I ended up with 10 varsity letters — four in football, three in track, two in wrestling, and one in basketball.
Even though I played a lot of sports, I really focused on football, because I knew of the scholarship possibilities, and by this point, my dad was getting older. He was past the point where he could work all day as a cop, then work a shift at the freight yard, and then get by on a few hours of sleep before doing it all again. I knew that if I wasn't playing football, I'd probably be working in the paper mill.
I played many different positions, but my favorite was offensive line. I always thought of myself as the cavalry, as in, "They're trying to get the quarterback, but I'm gonna save him! Get off him!"
One of the hardest things about playing football for me was keeping my grades up enough to remain eligible. I just wasn't a great student; I struggled to keep a C average. A lot of that was that I just didn't like to study; it's not like I had a learning disability. But I did it. I stayed in school and stayed eligible the whole time.
And here's something you might find surprising about the ol' Hacksaw — I was in the chess club! I was actually pretty good, too, although I don't play as much now as I used to. Somewhere in one of my scrapbooks is a newspaper clipping about my signing with Southern Methodist University, with the headline "Chess-playing giant joins SMU." They had me photographed on one of those giant carpet chessboards with the big, life-sized pieces.
My senior year, my football team ended up playing an undefeated season and heading to Albany, to play Shaker High School, which was a giant, compared to our little school from upstate. And we won!
I guess it's my Irish blood, but I've always been an emotional guy — I laugh big when I laugh, I pray, I swear, and I cry when I'm sad. I wear my emotions on my sleeve, which is why I'm such a bad card player. As I left the stadium after that last, big game, the tears just started coming down.
My senior year was a good year in wrestling for me, too. I won conference in my weight class (unlimited, for guys who weighed more than 215 — and, remember, I weighed about 250), and that year, I became the first guy from Glens Falls to win a state championship in any weight class. The finals were close — I won state by one point. It was a three-day tournament in Syracuse, and while my parents were there for the whole thing, I noticed that every day, as I kept winning, more and more folks from Glens Falls showed up.
I could hear them, in the stands, cheering for "Moose Duggan!"
To this day, if I'm out somewhere and hear, "Hey, Moose," I know it's someone from Glens Falls. It was just a nickname that stuck — when I signed to play college football at SMU, in Dallas, the Glens Falls paper's headline was "The Moose Is Loose in Texas."CHAPTER 2
Being a "double threat" in football and wrestling in 1972 really increased my value to colleges, and I got enough letters from schools that I made seven recruiting trips, which would be unheard of today because of changes to the NCAA rules about recruitment. I eventually settled on Southern Methodist.
SMU was actually my first recruiting trip. The school sent its offensive line coach, Bob Cuthbert, up to Glens Falls, where most folks had never seen anything like him. He was walking around this little town in upstate New York with a big Stetson hat and cowboy boots — he was a walking cliché of Texas.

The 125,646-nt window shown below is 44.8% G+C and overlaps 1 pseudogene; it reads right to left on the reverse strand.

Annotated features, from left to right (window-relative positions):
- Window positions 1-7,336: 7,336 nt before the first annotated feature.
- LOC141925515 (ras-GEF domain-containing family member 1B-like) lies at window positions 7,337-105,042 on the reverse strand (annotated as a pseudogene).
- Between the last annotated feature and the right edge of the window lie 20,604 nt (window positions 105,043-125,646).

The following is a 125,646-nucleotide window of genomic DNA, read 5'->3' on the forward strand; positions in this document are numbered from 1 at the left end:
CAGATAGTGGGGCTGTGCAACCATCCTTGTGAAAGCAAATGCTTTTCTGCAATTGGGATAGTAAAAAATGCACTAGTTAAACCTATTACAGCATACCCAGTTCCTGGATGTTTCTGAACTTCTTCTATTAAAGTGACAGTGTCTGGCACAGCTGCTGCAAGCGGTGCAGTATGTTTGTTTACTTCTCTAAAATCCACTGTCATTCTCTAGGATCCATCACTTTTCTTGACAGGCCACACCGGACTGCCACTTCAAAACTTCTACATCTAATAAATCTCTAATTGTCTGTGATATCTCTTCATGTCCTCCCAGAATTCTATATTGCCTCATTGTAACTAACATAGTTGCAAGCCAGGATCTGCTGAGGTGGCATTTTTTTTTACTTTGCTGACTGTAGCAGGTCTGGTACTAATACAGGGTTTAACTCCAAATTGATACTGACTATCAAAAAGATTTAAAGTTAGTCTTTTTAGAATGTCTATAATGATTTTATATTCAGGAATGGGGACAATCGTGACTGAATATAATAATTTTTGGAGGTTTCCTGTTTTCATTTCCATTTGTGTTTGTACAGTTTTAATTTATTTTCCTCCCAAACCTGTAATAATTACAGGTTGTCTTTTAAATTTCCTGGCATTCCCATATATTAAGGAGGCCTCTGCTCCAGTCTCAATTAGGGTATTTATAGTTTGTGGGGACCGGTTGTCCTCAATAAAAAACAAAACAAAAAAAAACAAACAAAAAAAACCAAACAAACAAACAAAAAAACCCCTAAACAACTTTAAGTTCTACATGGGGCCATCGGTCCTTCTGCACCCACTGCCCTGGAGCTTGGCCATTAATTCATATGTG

Coach Cuthbert stayed a few days and watched me practice, and he and my mom hit it off right away. When I went to visit SMU, I had never even been on an airplane before, had never really been far from home, at all. It was like a whole new world.
When I landed in Dallas, I got off the plane wearing my trusty sports coat and tie. Cuthbert was waiting for me at the airport with the student who was going to be my host while I was there — a little SMU quarterback named Tully Blanchard. Unfortunately, the partying that would appeal to a lot of kids was not for the straight-arrow kid I was back then.
They told me, "We're gonna go out, get some beer, get some girls."
I said, "Well, I got my girlfriend at home, and I don't drink beer."
I could see them looking at me, like, "What the hell is going on with this guy?"
I guess it worked out — they dropped me off at the hotel and then went off to party without me!
By the time I was choosing a school, I had also visited Ohio State, Penn State, Kentucky, Syracuse, Rhode Island, the University of New Mexico, and Iowa State. The trips were designed to impress students, and I got to meet Woody Hayes at Ohio State and Joe Paterno at Penn State. The recruiters found me pretty easy to deal with, because just like at SMU, I wasn't looking to be taken out for a big, fancy-dan night out. All they had to do was drop me off at my room until it was time to go to the school for the big sales pitch.
At Ohio State, the offensive line coach took me onto the stadium field, had me standing right in the big "O" for "Ohio State."
"Okay," he said, getting louder and more worked up as he went. "It's the fourth quarter! There's a minute left, and we've got the ball!"
Excerpted from Hacksaw by Jim Duggan, Scott E. Williams. Copyright © 2012 Jim Duggan and Scott E. Williams. Excerpted by permission of Triumph Books.
All rights reserved. No part of this excerpt may be reproduced or reprinted without permission in writing from the publisher.
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Meet the Author
Hacksaw Jim Duggan was one of the nation’s most popular professional wrestlers in the 1980s. He lives in Lugoff, South Carolina. Scott E. Williams is the author of two previous books, including Terry Funk: More Than Just Hardcore. He lives in Dickinson, Texas.
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I had the pleasure of meeting Hacksaw in person and was struck by how sincere he really is. This book opens his world to his fans. An incredible story it is hard to putdown. There is drama, commedy, and action all roled into one. I truly enjoyed this tour through the life and times of Hacksaw.